Health-care consortium membership won’t solve Neshaminy school labor dispute

    Teachers in the Neshaminy School District have opted to join in a growing health-care consortium for schools in Bucks and Montgomery counties.

    The school board said that does not mean a contract impasse in the district will break.

    The fledgling consortium hopes to cut administrative costs and capitalize on group buying power to save money on health-insurance plans.

    Jeff Dunkley, vice president of the Neshaminy Federation of Teachers, said the union joined because its members expect to pay a portion of their health-care premiums for the first time whenever a long-delayed labor contract goes through.

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    “If we can help the district realize a level of savings by voluntarily entering into this health-care consortium,” Dunkley said, “it should be a win-win for both parties.”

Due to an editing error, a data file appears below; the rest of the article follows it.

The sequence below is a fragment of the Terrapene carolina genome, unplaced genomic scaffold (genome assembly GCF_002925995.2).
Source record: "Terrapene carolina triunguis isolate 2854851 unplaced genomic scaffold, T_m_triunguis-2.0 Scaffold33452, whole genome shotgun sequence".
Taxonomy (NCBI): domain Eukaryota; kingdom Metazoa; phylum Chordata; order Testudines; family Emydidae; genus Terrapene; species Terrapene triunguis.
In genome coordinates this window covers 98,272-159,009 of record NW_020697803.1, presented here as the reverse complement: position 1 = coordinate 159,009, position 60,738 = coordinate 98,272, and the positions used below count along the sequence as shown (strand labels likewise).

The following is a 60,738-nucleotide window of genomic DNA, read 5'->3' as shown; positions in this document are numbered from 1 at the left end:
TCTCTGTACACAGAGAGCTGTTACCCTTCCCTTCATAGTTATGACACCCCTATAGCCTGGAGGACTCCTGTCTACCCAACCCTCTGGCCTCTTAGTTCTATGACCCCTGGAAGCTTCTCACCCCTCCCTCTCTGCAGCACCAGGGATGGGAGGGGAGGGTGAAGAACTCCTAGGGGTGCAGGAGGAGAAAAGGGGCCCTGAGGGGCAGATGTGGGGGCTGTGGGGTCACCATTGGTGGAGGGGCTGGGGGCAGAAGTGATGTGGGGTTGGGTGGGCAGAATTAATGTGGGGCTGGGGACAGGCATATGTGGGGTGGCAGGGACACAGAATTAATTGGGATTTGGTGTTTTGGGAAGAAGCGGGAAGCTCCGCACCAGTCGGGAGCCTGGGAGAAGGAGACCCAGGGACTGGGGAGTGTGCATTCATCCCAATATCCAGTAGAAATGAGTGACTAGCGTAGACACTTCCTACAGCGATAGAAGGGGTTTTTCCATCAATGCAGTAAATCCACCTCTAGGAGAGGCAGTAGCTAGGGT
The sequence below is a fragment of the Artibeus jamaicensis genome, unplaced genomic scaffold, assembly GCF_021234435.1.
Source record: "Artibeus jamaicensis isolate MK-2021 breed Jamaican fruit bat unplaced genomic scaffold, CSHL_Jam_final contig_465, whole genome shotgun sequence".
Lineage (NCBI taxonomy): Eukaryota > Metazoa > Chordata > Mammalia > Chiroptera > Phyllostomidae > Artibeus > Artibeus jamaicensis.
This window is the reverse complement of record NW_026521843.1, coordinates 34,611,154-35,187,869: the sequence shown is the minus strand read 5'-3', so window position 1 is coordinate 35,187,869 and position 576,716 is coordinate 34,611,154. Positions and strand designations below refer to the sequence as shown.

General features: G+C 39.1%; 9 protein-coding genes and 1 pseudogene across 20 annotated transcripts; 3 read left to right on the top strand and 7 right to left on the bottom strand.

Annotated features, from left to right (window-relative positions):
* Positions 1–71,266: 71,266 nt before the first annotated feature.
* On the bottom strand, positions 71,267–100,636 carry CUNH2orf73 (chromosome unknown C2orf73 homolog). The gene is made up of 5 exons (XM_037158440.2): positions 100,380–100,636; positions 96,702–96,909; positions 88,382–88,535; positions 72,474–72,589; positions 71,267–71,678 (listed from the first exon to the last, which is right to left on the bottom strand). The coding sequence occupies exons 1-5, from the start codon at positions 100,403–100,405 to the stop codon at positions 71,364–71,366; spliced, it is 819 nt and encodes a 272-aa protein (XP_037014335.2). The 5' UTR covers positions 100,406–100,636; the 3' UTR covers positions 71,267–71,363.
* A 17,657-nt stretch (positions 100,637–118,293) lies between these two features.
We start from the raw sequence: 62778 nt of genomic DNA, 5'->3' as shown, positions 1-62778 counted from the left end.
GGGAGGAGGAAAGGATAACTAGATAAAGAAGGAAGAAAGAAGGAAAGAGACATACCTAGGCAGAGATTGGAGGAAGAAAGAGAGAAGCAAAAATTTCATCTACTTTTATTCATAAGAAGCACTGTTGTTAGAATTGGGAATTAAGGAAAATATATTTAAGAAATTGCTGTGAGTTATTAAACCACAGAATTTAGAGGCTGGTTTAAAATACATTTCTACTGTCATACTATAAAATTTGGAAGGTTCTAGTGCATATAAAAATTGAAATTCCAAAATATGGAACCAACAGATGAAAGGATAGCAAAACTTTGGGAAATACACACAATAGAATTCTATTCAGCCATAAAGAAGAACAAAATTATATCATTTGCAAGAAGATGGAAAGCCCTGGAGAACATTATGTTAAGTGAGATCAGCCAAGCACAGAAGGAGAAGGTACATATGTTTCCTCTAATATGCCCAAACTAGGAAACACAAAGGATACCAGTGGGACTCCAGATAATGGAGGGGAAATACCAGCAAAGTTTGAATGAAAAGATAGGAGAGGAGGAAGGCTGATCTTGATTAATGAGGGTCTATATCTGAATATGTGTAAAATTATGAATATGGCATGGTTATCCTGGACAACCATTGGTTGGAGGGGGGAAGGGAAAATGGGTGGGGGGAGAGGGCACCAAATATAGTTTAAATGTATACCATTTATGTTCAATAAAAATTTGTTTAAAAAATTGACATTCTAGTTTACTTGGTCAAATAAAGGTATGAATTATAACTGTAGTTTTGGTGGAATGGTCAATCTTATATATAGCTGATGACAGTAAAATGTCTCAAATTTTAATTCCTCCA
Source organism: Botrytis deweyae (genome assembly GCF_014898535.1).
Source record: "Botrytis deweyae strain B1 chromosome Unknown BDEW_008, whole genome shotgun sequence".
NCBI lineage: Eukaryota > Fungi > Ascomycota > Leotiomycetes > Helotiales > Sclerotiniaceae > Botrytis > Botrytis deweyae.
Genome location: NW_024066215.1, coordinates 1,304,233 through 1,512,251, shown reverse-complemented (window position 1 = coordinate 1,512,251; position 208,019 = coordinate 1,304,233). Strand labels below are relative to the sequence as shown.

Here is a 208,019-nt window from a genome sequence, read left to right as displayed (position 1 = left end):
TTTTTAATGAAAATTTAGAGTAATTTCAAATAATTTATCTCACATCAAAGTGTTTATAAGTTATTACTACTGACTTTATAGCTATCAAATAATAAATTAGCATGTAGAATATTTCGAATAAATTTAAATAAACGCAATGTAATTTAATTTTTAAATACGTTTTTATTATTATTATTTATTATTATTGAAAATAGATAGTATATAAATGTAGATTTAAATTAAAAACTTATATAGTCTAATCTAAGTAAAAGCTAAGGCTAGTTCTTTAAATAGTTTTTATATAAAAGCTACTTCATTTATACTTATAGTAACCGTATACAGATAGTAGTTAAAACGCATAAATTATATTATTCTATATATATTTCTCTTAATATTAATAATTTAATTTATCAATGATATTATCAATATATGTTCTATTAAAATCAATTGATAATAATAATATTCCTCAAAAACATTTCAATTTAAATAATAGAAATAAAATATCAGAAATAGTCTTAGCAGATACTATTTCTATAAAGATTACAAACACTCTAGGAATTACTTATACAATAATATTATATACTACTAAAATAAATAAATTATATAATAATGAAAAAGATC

Neshaminy school board president Richie Webb said the potential savings from entering into the plan is nowhere near the amount the board has been trying to achieve in contract negotiations with the teachers union.

    “At the moment it will have no direct impact upon our negotiations,” Webb said. “But we certainly are hopeful that it will take our costs down, because our current budget is probably somewhere in the neighborhood of about a $14 million deficit.”

    Contentious labor negotiations have left teachers at Neshaminy working without a contract for nearly four years.

    Current health plans, with the district picking up 100 percent of premium costs for teachers, will not change until a new contract is signed.

    The consortium could help shape health coverage down the road.

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